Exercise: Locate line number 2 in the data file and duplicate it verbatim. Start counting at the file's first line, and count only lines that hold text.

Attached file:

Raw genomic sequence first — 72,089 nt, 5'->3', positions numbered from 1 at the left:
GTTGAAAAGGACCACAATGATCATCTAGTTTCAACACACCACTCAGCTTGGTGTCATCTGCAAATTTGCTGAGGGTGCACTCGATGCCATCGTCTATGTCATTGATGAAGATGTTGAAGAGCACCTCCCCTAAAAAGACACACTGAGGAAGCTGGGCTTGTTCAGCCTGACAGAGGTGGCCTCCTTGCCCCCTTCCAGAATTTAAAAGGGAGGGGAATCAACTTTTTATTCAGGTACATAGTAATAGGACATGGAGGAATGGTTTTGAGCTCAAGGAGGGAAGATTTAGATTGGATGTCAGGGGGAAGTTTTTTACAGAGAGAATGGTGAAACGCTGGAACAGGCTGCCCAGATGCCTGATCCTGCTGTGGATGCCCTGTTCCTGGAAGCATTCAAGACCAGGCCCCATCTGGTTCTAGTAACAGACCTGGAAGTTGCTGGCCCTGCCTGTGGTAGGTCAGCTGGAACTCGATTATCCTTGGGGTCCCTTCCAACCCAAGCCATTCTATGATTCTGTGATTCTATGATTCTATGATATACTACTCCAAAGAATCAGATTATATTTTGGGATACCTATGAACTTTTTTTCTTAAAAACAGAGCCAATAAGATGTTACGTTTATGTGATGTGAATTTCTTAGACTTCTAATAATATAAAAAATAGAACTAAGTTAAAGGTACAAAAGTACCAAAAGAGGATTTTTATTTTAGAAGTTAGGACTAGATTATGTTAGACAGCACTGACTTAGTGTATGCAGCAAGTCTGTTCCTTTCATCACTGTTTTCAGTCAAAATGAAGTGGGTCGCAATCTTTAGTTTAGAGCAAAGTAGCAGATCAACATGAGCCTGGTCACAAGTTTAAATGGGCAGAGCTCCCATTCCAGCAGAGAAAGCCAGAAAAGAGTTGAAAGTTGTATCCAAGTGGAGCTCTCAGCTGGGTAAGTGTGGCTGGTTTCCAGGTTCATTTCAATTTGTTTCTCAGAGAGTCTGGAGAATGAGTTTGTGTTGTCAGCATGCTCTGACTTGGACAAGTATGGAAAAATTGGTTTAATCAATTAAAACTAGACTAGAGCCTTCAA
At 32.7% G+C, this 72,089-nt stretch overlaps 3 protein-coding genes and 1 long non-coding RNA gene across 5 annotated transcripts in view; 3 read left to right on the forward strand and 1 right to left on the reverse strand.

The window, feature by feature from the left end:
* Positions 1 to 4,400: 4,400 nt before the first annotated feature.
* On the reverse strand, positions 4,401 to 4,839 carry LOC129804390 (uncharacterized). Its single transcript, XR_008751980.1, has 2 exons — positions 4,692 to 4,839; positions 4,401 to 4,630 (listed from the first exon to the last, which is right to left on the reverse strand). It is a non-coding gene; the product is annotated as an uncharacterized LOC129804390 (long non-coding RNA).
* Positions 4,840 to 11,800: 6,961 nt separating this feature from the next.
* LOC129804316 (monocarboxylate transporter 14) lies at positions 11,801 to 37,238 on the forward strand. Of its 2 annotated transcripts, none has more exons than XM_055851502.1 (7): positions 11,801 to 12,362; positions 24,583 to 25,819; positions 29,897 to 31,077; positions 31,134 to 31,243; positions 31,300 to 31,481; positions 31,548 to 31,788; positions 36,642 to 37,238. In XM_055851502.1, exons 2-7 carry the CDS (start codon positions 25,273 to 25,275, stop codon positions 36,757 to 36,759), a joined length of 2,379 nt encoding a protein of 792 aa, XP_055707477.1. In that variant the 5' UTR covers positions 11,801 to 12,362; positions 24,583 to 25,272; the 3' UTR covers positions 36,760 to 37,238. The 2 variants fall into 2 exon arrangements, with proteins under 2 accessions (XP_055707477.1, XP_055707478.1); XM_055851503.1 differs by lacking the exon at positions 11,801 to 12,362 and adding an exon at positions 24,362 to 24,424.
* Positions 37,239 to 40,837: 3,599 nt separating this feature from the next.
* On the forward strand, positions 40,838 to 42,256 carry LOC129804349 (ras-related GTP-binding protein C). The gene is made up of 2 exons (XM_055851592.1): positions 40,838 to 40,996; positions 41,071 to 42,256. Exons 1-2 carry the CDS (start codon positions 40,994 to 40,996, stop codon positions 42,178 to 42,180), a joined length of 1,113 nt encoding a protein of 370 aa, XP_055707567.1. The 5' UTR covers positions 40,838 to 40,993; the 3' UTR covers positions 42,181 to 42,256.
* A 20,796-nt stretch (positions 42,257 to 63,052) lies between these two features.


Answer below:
GTTGAAAAGGACCACAATGATCATCTAGTTTCAACACACCACTCAGCTTGGTGTCATCTGCAAATTTGCTGAGGGTGCACTCGATGCCATCGTCTATGTCATTGATGAAGATGTTGAAGAGCACCTCCCCTAAAAAGACACACTGAGGAAGCTGGGCTTGTTCAGCCTGACAGAGGTGGCCTCCTTGCCCCCTTCCAGAATTTAAAAGGGAGGGGAATCAACTTTTTATTCAGGTACATAGTAATAGGACATGGAGGAATGGTTTTGAGCTCAAGGAGGGAAGATTTAGATTGGATGTCAGGGGGAAGTTTTTTACAGAGAGAATGGTGAAACGCTGGAACAGGCTGCCCAGATGCCTGATCCTGCTGTGGATGCCCTGTTCCTGGAAGCATTCAAGACCAGGCCCCATCTGGTTCTAGTAACAGACCTGGAAGTTGCTGGCCCTGCCTGTGGTAGGTCAGCTGGAACTCGATTATCCTTGGGGTCCCTTCCAACCCAAGCCATTCTATGATTCTGTGATTCTATGATTCTATGATATACTACTCCAAAGAATCAGATTATATTTTGGGATACCTATGAACTTTTTTTCTTAAAAACAGAGCCAATAAGATGTTACGTTTATGTGATGTGAATTTCTTAGACTTCTAATAATATAAAAAATAGAACTAAGTTAAAGGTACAAAAGTACCAAAAGAGGATTTTTATTTTAGAAGTTAGGACTAGATTATGTTAGACAGCACTGACTTAGTGTATGCAGCAAGTCTGTTCCTTTCATCACTGTTTTCAGTCAAAATGAAGTGGGTCGCAATCTTTAGTTTAGAGCAAAGTAGCAGATCAACATGAGCCTGGTCACAAGTTTAAATGGGCAGAGCTCCCATTCCAGCAGAGAAAGCCAGAAAAGAGTTGAAAGTTGTATCCAAGTGGAGCTCTCAGCTGGGTAAGTGTGGCTGGTTTCCAGGTTCATTTCAATTTGTTTCTCAGAGAGTCTGGAGAATGAGTTTGTGTTGTCAGCATGCTCTGACTTGGACAAGTATGGAAAAATTGGTTTAATCAATTAAAACTAGACTAGAGCCTTCAA